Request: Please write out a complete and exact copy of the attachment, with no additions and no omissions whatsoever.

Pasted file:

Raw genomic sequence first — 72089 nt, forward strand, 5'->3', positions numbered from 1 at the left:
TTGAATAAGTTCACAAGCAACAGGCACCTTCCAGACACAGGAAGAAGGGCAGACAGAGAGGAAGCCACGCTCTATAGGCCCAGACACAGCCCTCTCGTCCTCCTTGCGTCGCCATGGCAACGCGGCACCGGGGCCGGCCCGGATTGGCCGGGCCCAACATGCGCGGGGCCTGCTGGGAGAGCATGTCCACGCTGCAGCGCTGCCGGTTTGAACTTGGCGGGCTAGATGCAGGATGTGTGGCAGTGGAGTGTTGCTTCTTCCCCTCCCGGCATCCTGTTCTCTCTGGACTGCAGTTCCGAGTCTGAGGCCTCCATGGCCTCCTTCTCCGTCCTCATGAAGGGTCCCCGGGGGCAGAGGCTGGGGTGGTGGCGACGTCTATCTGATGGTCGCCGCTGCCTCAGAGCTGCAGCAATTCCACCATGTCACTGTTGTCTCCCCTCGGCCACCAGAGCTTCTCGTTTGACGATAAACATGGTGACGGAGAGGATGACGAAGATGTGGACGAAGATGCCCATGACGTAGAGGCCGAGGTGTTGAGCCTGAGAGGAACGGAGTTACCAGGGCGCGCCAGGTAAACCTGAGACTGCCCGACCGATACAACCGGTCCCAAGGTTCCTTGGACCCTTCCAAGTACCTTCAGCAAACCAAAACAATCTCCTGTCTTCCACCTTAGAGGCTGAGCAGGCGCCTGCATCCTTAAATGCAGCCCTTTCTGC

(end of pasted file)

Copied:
Raw genomic sequence first — 72089 nt, forward strand, 5'->3', positions numbered from 1 at the left:
TTGAATAAGTTCACAAGCAACAGGCACCTTCCAGACACAGGAAGAAGGGCAGACAGAGAGGAAGCCACGCTCTATAGGCCCAGACACAGCCCTCTCGTCCTCCTTGCGTCGCCATGGCAACGCGGCACCGGGGCCGGCCCGGATTGGCCGGGCCCAACATGCGCGGGGCCTGCTGGGAGAGCATGTCCACGCTGCAGCGCTGCCGGTTTGAACTTGGCGGGCTAGATGCAGGATGTGTGGCAGTGGAGTGTTGCTTCTTCCCCTCCCGGCATCCTGTTCTCTCTGGACTGCAGTTCCGAGTCTGAGGCCTCCATGGCCTCCTTCTCCGTCCTCATGAAGGGTCCCCGGGGGCAGAGGCTGGGGTGGTGGCGACGTCTATCTGATGGTCGCCGCTGCCTCAGAGCTGCAGCAATTCCACCATGTCACTGTTGTCTCCCCTCGGCCACCAGAGCTTCTCGTTTGACGATAAACATGGTGACGGAGAGGATGACGAAGATGTGGACGAAGATGCCCATGACGTAGAGGCCGAGGTGTTGAGCCTGAGAGGAACGGAGTTACCAGGGCGCGCCAGGTAAACCTGAGACTGCCCGACCGATACAACCGGTCCCAAGGTTCCTTGGACCCTTCCAAGTACCTTCAGCAAACCAAAACAATCTCCTGTCTTCCACCTTAGAGGCTGAGCAGGCGCCTGCATCCTTAAATGCAGCCCTTTCTGC